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Dinner unites faith groups

More than two dozen people gathered together to share a meal and better understand various faiths Saturday evening in Farmville.

The dinner was held outside of Kenny’s Healthy Living Emporium on South Main Street.

Kenny Albert, who owns the emporium, prepared a multi-course meal of rice and beans, a fruit and vegetable salad, chips and hummus and stuffed pita bread among other foods while Farmville residents representing Christianity, Judaism, Islam, Buddhism and those exploring different faiths engaged in conversation.

Patsy Watson with the Farmville Area Ecumential Association said the first interfaith dinner was held on the second floor of Mainly Clay.

Watson said the goal of the meetings, in addition to breaking barriers and forming friendships among people of different religious groups, was to make a positive difference in the community.

Watson said her goal is to host a communitywide dinner in downtown Farmville on North Street in September.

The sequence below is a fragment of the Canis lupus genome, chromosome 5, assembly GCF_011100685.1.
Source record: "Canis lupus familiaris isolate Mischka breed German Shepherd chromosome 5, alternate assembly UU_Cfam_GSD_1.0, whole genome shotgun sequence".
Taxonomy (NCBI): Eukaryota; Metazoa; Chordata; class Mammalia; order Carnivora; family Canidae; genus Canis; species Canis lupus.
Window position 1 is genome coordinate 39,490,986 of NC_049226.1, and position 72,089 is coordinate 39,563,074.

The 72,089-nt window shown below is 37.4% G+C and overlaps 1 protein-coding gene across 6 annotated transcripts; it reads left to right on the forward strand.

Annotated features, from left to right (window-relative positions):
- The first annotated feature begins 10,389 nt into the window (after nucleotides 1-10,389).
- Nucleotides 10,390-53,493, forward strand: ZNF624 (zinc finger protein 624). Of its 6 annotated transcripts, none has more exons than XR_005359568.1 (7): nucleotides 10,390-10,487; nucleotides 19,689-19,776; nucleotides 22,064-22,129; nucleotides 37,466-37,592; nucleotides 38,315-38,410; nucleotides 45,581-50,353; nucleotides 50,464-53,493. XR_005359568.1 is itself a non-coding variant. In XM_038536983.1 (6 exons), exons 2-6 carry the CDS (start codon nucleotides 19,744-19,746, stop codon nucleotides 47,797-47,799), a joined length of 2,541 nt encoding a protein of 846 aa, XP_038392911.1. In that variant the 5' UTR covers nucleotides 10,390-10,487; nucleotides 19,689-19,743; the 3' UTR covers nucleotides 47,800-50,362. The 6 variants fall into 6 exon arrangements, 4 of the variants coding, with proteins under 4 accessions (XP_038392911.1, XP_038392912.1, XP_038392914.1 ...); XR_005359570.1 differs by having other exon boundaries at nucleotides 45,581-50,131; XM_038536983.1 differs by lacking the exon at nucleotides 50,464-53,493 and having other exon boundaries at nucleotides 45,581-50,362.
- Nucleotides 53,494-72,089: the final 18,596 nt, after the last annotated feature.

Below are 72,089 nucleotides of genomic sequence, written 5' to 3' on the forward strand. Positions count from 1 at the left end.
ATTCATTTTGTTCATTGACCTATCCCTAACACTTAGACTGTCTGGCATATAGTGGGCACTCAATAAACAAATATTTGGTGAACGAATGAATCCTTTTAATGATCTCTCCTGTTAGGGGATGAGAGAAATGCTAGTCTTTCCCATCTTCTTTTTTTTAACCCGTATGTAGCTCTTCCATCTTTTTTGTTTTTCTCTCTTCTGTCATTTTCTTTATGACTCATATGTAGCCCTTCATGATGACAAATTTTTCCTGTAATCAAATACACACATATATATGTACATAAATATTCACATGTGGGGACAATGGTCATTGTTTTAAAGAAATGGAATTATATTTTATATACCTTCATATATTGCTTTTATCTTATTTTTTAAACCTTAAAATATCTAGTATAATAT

“We hope to move beyond breaking bread together to better understanding one another and coming together for a common action — a common goal,” Watson said.

“This is just the beginning,” Watson told those participating, “and I can’t wait to keep working with you as we keep moving forward.”

Rebecca Rider, a participant of the dinner, said she is no stranger to diverse religions.

Rider said she grew up in a majority-Muslim country and her parents are currently practicing Quakers.

Rider said she was excited to connect with people of different faiths.

“I’ve had a very mixed bag of experiences,” Rider said, who said she is not currently affiliated with one religion, “and I like hearing others’ stories.”

Lyndsie Blakely, minister of discipleship at Farmville United Methodist Church, attended the event with her family.

She said the chance to connect with different people for a shared goal was important to her.

“I think it’s just a wonderful opportunity to come together across religious traditions,” Blakely said.

Myron Owens, who attended the event with Patrice Carter, said he was excited for the group’s diversity and its goal toward acceptance over fear.

“A common respect for individuality and culture,” Owens said in response to what he hopes the event would bring. “What I appreciate is that (the event) is coming from all different groups and not only from one age or group.”

Patricia Carter, who attended the event with her family, said as someone who practices Islam, she was excited for an opportunity to unite as a community and gain a better understanding of faith groups.

“It’s really nice to keep an open mind and focus on similarities rather than differences,” Carter said. “We all have something positive to contribute to our communities.”